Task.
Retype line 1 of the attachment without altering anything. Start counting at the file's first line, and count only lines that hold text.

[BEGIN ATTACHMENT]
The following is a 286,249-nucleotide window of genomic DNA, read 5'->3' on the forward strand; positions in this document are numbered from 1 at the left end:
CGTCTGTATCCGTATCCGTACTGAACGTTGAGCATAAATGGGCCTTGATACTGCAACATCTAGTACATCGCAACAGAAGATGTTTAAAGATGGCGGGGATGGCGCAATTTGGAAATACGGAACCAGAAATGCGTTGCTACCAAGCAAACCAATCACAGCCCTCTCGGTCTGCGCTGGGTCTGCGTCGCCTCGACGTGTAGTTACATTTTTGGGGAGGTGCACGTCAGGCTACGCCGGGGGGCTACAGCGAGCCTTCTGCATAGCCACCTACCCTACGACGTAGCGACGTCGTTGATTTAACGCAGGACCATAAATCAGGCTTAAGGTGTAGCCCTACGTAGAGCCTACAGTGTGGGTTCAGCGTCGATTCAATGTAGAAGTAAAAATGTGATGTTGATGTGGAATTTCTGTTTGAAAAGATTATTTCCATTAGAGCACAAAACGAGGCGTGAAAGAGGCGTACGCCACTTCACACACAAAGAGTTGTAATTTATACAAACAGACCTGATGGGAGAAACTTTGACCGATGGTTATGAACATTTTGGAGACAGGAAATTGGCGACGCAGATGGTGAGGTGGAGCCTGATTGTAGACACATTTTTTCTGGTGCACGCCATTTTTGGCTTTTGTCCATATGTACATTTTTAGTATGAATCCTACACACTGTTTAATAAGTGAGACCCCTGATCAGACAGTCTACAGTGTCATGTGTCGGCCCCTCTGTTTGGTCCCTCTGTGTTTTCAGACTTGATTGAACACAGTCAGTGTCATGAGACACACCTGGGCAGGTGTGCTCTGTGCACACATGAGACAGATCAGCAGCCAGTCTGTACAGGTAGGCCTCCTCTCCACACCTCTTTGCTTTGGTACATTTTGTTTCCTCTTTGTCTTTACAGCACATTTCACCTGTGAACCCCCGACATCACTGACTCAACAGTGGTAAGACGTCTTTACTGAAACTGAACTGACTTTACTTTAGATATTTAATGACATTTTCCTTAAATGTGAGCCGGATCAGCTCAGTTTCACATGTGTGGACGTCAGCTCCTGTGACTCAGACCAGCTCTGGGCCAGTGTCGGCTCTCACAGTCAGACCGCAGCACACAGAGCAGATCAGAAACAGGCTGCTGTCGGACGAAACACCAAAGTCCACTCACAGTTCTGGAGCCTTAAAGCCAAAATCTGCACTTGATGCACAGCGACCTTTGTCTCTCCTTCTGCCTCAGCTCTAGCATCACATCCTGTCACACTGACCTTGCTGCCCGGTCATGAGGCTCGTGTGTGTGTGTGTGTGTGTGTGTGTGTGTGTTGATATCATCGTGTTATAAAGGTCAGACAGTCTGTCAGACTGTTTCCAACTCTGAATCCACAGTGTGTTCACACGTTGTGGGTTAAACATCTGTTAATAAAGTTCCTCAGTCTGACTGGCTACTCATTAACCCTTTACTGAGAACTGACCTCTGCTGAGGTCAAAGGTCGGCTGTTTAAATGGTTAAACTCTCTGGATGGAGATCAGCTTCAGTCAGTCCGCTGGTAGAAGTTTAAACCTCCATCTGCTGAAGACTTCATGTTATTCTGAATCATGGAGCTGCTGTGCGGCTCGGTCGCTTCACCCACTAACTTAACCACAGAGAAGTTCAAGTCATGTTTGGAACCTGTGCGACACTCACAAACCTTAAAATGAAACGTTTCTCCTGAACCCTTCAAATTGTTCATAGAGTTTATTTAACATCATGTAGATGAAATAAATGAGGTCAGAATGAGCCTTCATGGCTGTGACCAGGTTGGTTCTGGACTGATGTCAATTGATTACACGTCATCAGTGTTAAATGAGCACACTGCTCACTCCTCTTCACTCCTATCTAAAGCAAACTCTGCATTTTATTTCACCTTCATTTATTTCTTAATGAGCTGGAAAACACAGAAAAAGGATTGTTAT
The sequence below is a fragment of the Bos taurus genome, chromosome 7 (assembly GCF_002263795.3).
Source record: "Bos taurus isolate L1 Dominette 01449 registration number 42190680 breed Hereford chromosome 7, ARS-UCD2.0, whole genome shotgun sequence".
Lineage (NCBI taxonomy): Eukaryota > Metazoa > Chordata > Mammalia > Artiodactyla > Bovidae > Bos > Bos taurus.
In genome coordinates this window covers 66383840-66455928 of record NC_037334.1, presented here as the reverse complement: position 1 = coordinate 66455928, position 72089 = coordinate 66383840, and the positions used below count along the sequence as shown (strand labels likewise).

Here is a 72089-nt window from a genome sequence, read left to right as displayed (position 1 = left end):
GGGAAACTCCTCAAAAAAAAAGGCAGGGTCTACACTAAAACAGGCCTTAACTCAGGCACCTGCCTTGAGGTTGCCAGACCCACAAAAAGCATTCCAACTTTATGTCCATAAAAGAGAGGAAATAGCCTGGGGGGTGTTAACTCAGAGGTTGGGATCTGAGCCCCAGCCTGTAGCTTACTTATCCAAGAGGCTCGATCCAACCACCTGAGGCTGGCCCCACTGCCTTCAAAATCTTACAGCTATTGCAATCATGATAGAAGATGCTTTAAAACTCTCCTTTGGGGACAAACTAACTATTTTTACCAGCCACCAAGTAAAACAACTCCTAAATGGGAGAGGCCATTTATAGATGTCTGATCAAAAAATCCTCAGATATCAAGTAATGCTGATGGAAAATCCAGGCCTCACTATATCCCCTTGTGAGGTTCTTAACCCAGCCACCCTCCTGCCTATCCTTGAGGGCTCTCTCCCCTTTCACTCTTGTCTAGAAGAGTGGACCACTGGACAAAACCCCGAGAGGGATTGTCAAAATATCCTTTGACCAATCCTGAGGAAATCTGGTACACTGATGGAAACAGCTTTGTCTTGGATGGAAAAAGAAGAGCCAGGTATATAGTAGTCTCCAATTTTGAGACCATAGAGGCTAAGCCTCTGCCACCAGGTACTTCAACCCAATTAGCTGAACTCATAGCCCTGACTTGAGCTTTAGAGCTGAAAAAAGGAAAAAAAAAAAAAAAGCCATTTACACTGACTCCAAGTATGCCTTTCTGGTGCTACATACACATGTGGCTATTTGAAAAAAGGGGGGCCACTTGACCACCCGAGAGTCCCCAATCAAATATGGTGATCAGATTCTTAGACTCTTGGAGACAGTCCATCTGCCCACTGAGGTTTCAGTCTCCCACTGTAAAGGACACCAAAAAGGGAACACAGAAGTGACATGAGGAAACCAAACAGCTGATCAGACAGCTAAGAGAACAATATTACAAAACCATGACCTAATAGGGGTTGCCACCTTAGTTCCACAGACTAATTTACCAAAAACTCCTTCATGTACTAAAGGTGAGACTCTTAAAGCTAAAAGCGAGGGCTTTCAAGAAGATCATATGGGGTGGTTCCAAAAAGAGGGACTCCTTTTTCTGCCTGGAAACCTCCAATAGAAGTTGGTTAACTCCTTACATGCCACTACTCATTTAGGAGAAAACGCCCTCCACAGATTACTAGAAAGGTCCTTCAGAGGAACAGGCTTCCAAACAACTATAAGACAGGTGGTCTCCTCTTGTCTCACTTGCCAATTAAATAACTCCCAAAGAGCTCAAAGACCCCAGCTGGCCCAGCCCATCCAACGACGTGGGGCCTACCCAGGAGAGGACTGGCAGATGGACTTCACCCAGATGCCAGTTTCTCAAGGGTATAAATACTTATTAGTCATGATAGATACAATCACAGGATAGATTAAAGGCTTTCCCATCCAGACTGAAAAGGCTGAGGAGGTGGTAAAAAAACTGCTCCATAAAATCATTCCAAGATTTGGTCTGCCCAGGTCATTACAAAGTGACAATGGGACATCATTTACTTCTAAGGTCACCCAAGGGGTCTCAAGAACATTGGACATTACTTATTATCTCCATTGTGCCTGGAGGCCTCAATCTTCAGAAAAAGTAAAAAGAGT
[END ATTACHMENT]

The following is a 286,249-nucleotide window of genomic DNA, read 5'->3' on the forward strand; positions in this document are numbered from 1 at the left end: